- #1

- 50

- 0

You are using an out of date browser. It may not display this or other websites correctly.

You should upgrade or use an alternative browser.

You should upgrade or use an alternative browser.

- Thread starter rdx
- Start date

- #1

- 50

- 0

- #2

- 2,985

- 15

- #3

- 2,226

- 9

Probably none,

[tex] PV = nRT = m \hat{R} T [/tex]

where [tex] \ \ \ \hat{R} = \frac{R}{m/n} [/tex]

and [itex]m/n[/itex] is the mass per mole or the mean molecular weight of the molecules in the gas.

now

[tex] P = \frac{m}{V} \hat{R} T = \rho \hat{R} T[/tex]

where [itex]\rho[/itex] is the density of the gas.

we also know that

[tex] U = m C_v \ T [/tex]

where [itex] U [/itex] is the internal energy of the gas. so the energy density is

[tex] \frac{U}{m} = C_v \ T = \frac{C_v}{\rho \hat{R}} P [/tex]

looks to me that pressure and energy density are proportional. so now the question to ask is what is the units or dimension of

[tex]\frac{C_v}{\rho \hat{R}} [/tex]

? (it should be dimensionless.) (edit: i now know it is not - i was thinking the wrong definition of energy density.)

is that a dimensionless quantity? i'm too lazy to check, but you might want to.

the same way moment [n-m] and energy [n-m] have the same units but nothing to do with each other.

uhhh, a radian is a natural unit of twist. as natural as an entire rotation ([itex]2 \pi[/itex] radians). twist a shaft with some known torque (nt-m) by one radian. how much energy did it take to do that?

Last edited:

- #4

- 2,985

- 15

I was not thinking of pressure of an Ideal gas, but pressure in a mechanical sense:

[tex] \sigma_{xx} = \frac{P}{A} [/tex]

What?

Edit: Sorry, I took your post -"how much energy did it take to do that? "-the wrong way and got snappy. I thought you were being sarcastic.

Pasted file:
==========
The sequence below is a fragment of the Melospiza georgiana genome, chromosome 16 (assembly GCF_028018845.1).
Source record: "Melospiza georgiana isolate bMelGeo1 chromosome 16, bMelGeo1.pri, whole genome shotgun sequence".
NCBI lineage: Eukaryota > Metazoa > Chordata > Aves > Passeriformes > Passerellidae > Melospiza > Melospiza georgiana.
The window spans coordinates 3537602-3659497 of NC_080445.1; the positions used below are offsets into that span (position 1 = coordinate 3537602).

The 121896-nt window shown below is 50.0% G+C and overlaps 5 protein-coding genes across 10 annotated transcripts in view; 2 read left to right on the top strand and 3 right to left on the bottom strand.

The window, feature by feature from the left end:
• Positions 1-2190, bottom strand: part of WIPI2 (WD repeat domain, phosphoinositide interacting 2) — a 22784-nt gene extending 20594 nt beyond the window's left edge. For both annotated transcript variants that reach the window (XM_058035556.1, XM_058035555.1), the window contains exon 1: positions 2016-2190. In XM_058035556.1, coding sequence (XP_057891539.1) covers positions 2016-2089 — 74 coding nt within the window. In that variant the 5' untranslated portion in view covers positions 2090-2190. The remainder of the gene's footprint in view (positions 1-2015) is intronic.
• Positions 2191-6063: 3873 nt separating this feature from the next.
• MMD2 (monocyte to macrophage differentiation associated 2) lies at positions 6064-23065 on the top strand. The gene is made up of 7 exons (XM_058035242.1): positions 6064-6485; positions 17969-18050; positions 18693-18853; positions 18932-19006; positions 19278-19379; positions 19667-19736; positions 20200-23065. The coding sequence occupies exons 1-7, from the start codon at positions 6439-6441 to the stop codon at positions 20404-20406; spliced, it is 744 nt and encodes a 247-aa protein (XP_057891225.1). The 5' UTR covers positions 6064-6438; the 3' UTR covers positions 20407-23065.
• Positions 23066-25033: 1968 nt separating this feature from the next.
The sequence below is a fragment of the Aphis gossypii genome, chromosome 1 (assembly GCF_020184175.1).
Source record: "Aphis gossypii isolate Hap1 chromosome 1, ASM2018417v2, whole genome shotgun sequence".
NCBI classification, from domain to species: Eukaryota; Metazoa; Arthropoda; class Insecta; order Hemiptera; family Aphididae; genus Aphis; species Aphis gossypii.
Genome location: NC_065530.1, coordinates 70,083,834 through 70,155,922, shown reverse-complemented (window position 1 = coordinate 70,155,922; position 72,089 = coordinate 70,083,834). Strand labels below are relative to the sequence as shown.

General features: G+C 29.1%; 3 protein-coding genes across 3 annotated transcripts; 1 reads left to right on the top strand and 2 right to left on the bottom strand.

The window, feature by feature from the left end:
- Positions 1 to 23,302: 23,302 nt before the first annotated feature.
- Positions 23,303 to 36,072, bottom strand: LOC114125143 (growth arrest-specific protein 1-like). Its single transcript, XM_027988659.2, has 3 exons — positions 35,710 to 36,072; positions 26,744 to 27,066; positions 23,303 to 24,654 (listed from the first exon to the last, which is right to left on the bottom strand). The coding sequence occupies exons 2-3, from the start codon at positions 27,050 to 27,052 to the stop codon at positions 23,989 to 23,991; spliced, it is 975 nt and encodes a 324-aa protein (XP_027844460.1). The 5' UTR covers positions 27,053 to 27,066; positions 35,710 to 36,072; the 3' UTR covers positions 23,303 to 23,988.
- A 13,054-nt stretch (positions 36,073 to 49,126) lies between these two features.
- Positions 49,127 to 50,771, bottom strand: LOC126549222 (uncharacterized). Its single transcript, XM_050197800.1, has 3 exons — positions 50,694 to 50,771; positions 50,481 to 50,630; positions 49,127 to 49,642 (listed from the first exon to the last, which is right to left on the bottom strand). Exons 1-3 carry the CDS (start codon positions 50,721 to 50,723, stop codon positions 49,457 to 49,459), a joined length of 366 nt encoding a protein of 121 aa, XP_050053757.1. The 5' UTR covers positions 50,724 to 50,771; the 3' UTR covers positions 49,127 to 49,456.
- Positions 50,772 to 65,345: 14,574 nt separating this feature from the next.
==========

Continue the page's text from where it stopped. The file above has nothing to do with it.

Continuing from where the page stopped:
The point is, looking at units alone is not meaningful in every situation because you are implying "if" there is a rotation. The units alone make no such claim.

[tex] \sigma_{xx} = \frac{P}{A} [/tex]

uhhh, a radian is a natural unit of twist. as natural as and entire rotation ( radians). twist a shaft with some known torque (nt-m) by one radian. how much energy did it take to do that?

What?

Analytical Dynamics said:The dimensions of work, kinetic energy, and potential energy is a force times a distance. In the US customary system the commonly used unit is the ft-lb. Do not confuse the unit of energy with the unit of a moment, which has the same dimension as energy.

Edit: Sorry, I took your post -"how much energy did it take to do that? "-the wrong way and got snappy. I thought you were being sarcastic.

The point is, looking at units alone is not meaningful in every situation because you are implying "if" there is a rotation. The units alone make no such claim.

Last edited:

- #5

- 2,985

- 15

Actually, I was wrong to say probably not. They are related even in a mechanical sense.

[tex] U = \frac{1}{2} \sigma \epsilon [/tex]

Where [tex]\sigma[/tex] is the pressure.

and [tex]\epsilon[/tex] is a dimensionless fraction (called the strain), or ratio, of the change in the length of a bar under load to its original length.

Again, sorry I took what you wrote the wrong way rdj...

[tex] U = \frac{1}{2} \sigma \epsilon [/tex]

Where [tex]\sigma[/tex] is the pressure.

and [tex]\epsilon[/tex] is a dimensionless fraction (called the strain), or ratio, of the change in the length of a bar under load to its original length.

Again, sorry I took what you wrote the wrong way rdj...

Last edited:

- #6

Q_Goest

Science Advisor